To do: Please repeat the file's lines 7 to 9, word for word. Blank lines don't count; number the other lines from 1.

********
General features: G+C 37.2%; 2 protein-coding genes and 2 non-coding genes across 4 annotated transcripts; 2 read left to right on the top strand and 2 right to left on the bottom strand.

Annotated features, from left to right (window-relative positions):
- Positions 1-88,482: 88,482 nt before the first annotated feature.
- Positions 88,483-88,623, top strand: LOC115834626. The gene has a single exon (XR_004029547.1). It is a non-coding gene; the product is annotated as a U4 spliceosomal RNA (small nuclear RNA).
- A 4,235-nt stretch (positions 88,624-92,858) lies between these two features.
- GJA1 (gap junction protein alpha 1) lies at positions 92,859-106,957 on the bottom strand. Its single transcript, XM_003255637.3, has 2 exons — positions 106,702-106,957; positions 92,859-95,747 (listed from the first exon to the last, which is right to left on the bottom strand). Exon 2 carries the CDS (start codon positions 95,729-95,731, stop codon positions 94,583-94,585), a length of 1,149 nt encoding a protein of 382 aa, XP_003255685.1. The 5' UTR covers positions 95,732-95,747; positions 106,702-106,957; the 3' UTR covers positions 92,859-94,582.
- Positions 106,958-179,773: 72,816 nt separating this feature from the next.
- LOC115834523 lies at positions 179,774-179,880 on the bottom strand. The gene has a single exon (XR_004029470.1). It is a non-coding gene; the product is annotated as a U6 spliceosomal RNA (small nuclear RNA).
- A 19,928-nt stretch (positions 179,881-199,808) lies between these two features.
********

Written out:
- Positions 106,958-179,773: 72,816 nt separating this feature from the next.
- LOC115834523 lies at positions 179,774-179,880 on the bottom strand. The gene has a single exon (XR_004029470.1). It is a non-coding gene; the product is annotated as a U6 spliceosomal RNA (small nuclear RNA).
- A 19,928-nt stretch (positions 179,881-199,808) lies between these two features.